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You should see the other guy!

Dreams about teeth are a fairly common stress dream. Teeth are a frequent element in my bad dreams, but I think I don't have to look hard to find the symbolism. I think my teeth dreams are mostly about my teeth.

I think the last time I was really completely ok with my teeth was when I still had all my baby teeth. At some point, when I was still in the transition, some of my back molars were removed by the dentist (at this point, I couldn't even tell you why) and I had space maintainers on my back teeth for a year or two, until my adult molars grew in. This meant that things like chewing gum and taffy were forbidden. Note: I have always really loved chewing gum and taffy. This meant lots of secret gum chewing and trouble when gum would stuck to and/or pull out the appliances.

Shortly after the space maintainers finally came out, when I was 10, I made a failed attempt at a cartwheel on the school playground and landed face-first on the asphalt. The impact broke of huge chunks of my front upper teeth: one big triangle out of each. Fortunately, the dentists were able to put veneers on both teeth, which made them look normal again. However, they forbid me to drink coffee, tea or colas after that, as all of these things would stain the veneers. At age 10, I wasn't really into coffee or tea yet, but Coca-Cola was a big part of my world. Sometimes colas would be drunk anyway. Ditto for iced tea. Eventually, the veneers would be a little darker than the rest of the tooth. And sometimes a verneer would break off. Either I'd bite something too hard or I'd get smacked in the mouth with something, and it would snap right off. Then I'd be overcome with shame and anxiety at my snaggle-toothed appearance until I was able to get back to the dentist to fix it. The mouth trauma would lead to other issues. More on that in a bit.

When my adult teeth came it, they were a bit too large for my mouth. I ended up with a bit overbite. Shortly after my teeth-smashing accident, it was time for me to get braces. I got braces years before any of my peers, so I was the only person I knew with a mouth full of hardware. It looked terrible. It hurt. It required special care and many appointments. It meant that not only could I not have gum or taffy, but things like corn-on-the-cob and whole apples were added to the forbidden list. And, as my dad frequently mentioned, it was expensive. I was in braces for two years (Including the dreaded and awful headgear--fortunately they only made me wear that at night. Unfortunately, they made me wear that at night. I'm a side-sleeper. Good luck with that.) and then a removable retainer for two years after that.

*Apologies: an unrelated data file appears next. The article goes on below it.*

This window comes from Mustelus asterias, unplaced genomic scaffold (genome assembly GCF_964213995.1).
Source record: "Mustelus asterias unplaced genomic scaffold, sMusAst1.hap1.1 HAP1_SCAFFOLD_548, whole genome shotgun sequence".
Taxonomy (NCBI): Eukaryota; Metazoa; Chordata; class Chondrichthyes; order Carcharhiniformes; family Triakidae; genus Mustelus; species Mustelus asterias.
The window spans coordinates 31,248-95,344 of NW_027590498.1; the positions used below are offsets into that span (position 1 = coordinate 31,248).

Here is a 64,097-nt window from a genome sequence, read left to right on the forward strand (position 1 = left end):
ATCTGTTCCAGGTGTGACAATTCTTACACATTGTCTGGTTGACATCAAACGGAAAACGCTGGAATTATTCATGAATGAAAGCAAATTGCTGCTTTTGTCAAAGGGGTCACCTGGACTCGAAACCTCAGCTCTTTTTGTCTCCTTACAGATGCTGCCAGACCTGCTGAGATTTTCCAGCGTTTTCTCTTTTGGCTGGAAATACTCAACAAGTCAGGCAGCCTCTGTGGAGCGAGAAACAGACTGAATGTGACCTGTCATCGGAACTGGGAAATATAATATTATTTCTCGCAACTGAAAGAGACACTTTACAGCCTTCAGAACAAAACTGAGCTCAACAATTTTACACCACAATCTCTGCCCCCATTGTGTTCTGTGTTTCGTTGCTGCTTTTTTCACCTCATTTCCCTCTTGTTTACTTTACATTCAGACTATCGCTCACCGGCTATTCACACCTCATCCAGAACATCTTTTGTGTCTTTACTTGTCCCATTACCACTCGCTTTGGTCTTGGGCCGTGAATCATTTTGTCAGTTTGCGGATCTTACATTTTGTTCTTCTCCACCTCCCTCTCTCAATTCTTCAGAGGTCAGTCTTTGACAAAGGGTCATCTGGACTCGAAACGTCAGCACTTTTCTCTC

About a year after the playground accident, I started to have extreme pain in one of those teeth. I had an abscess, which lead to over 20 years of pain, problems, and expense. Over the course of those decades, I had three root canals on two teeth (the right front tooth that had visibly broken and it's right-hand neighbor, which will be known from here on out as #7), two apicoectomies on #7, rounds of anti-biotics, and a fistula. Yeah! Good old #7 was also cracked in the accident, but below the surface.

The crack in the tooth lead to reoccurring infections which were sometimes left untreated for years. I grew up with it, and since the adults in my life (including the dentists) didn't seem too concerned, I just lived with it in the background. The tooth turned brown, which made me extremely self-conscious, particularly about smiling in photos. The infection made my mouth kind of gross, but I had learned to be used to that. By the time of my first apicoectomy, the bone around the tooth had taken a hit. The oral surgeon told me I had a grape-sized whole in the bone. Whee!

The infections returned after that (expensive, painful) surgery, so I had another. And still they came back. Finally, I was told that the tooth would need to come out. Fortunately, they said, I could get an implant. The tooth came out in the summer of 2008 (see photo at the top). Because the degradation of the bone was too severe to hold an implant, I was given a bone graft with "donor bone" to help heal the damage. I got a "temporary" bridge to hold the space and for cosmetic appearance, and given 6 months to heal. There was a chance that the donor bone wouldn't take, and they would need to do a second graft with bone matter from my jaw.